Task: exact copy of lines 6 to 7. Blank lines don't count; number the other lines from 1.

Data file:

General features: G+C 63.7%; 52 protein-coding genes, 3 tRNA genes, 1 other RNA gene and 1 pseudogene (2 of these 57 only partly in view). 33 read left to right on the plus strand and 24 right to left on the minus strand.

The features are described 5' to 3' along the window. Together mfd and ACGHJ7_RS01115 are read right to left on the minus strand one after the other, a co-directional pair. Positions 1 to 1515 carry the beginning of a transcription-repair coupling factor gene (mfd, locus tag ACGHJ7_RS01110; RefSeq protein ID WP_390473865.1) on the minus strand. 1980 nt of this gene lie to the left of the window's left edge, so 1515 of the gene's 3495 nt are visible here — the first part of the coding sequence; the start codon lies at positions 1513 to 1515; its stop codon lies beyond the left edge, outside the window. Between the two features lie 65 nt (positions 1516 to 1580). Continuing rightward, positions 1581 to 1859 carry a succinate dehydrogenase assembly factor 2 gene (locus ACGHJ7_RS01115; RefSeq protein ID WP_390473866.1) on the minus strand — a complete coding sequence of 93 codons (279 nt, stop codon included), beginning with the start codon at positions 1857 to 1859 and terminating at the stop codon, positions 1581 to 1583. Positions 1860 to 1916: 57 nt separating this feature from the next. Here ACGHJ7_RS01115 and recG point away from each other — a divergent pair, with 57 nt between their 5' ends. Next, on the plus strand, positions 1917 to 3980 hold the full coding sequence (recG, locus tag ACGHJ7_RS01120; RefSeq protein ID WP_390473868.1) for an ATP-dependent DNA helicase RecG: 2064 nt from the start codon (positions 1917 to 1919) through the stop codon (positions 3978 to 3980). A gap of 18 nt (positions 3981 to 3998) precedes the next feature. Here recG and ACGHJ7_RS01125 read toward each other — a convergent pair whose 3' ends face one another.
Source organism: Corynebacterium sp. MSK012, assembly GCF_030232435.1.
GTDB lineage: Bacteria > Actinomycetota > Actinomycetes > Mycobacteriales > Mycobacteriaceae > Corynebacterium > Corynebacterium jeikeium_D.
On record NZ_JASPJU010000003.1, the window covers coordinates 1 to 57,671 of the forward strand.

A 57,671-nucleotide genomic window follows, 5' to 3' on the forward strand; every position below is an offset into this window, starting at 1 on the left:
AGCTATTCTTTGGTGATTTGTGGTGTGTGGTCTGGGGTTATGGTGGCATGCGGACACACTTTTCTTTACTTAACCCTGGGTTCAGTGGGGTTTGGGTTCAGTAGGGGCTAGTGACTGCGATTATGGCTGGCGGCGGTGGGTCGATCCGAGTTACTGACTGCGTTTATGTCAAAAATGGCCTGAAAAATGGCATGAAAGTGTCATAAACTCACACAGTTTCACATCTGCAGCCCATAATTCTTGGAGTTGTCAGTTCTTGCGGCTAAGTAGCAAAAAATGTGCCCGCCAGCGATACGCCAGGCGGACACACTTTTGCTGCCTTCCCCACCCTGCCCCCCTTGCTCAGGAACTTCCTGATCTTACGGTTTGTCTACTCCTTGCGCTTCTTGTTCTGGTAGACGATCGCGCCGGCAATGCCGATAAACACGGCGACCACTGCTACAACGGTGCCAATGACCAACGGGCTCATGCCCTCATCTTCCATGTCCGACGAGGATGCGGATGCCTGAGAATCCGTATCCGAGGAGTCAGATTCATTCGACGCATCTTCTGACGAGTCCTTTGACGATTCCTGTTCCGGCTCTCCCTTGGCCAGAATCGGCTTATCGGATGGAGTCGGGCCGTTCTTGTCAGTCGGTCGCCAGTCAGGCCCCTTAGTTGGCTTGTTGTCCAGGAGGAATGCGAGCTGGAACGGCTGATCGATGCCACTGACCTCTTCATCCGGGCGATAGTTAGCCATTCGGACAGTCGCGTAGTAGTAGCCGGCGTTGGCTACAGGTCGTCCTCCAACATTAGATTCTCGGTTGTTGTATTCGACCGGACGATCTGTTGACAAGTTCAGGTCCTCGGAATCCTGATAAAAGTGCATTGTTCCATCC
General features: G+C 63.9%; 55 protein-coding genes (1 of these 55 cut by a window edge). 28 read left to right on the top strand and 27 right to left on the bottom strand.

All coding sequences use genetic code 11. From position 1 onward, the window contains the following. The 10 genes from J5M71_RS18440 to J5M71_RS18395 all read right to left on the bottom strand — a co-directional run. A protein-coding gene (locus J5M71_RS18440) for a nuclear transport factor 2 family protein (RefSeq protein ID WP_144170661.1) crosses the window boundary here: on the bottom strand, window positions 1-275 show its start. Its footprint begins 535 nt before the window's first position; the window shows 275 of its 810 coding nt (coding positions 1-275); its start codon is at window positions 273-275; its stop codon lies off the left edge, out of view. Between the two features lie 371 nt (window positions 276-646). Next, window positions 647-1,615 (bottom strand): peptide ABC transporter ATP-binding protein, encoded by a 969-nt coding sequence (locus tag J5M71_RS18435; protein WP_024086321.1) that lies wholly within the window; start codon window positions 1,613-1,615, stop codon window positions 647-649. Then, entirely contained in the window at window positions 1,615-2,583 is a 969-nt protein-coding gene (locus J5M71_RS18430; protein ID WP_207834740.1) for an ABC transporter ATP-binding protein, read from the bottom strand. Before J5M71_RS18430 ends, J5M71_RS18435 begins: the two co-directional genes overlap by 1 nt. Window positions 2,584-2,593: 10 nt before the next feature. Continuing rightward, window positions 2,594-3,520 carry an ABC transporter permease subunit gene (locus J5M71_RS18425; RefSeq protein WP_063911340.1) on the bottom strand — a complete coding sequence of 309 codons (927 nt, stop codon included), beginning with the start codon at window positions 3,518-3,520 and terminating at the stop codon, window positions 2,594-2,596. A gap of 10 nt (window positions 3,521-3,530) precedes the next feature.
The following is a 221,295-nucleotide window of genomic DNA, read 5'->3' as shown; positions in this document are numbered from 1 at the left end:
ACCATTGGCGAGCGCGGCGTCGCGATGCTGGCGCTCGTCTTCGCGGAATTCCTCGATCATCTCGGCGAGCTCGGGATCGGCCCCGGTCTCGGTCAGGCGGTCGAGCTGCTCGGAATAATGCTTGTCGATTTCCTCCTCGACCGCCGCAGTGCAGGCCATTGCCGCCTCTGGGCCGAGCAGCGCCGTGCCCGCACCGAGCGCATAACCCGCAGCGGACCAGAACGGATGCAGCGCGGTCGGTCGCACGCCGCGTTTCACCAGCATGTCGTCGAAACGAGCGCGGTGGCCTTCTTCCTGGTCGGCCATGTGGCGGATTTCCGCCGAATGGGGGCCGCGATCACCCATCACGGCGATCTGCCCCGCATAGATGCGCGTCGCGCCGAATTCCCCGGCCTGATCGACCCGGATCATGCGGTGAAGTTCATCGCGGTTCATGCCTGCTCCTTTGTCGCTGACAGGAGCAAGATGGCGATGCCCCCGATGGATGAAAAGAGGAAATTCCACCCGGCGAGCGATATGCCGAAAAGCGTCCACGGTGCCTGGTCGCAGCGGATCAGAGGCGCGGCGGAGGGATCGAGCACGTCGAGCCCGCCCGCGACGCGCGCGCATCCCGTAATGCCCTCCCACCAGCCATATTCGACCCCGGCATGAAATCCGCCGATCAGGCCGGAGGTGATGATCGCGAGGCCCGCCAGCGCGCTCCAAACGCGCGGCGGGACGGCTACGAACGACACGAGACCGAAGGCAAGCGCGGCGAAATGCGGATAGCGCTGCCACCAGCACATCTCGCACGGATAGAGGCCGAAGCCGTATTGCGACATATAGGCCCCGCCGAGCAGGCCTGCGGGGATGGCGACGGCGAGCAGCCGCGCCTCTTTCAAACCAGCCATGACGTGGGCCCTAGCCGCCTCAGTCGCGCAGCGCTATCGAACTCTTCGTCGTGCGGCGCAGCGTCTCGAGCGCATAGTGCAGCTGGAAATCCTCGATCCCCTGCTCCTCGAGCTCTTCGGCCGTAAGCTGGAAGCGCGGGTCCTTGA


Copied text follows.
A 57,671-nucleotide genomic window follows, 5' to 3' on the forward strand; every position below is an offset into this window, starting at 1 on the left:
AGCTATTCTTTGGTGATTTGTGGTGTGTGGTCTGGGGTTATGGTGGCATGCGGACACACTTTTCTTTACTTAACCCTGGGTTCAGTGGGGTTTGGGTTCAGTAGGGGCTAGTGACTGCGATTATGGCTGGCGGCGGTGGGTCGATCCGAGTTACTGACTGCGTTTATGTCAAAAATGGCCTGAAAAATGGCATGAAAGTGTCATAAACTCACACAGTTTCACATCTGCAGCCCATAATTCTTGGAGTTGTCAGTTCTTGCGGCTAAGTAGCAAAAAATGTGCCCGCCAGCGATACGCCAGGCGGACACACTTTTGCTGCCTTCCCCACCCTGCCCCCCTTGCTCAGGAACTTCCTGATCTTACGGTTTGTCTACTCCTTGCGCTTCTTGTTCTGGTAGACGATCGCGCCGGCAATGCCGATAAACACGGCGACCACTGCTACAACGGTGCCAATGACCAACGGGCTCATGCCCTCATCTTCCATGTCCGACGAGGATGCGGATGCCTGAGAATCCGTATCCGAGGAGTCAGATTCATTCGACGCATCTTCTGACGAGTCCTTTGACGATTCCTGTTCCGGCTCTCCCTTGGCCAGAATCGGCTTATCGGATGGAGTCGGGCCGTTCTTGTCAGTCGGTCGCCAGTCAGGCCCCTTAGTTGGCTTGTTGTCCAGGAGGAATGCGAGCTGGAACGGCTGATCGATGCCACTGACCTCTTCATCCGGGCGATAGTTAGCCATTCGGACAGTCGCGTAGTAGTAGCCGGCGTTGGCTACAGGTCGTCCTCCAACATTAGATTCTCGGTTGTTGTATTCGACCGGACGATCTGTTGACAAGTTCAGGTCCTCGGAATCCTGATAAAAGTGCATTGTTCCATCC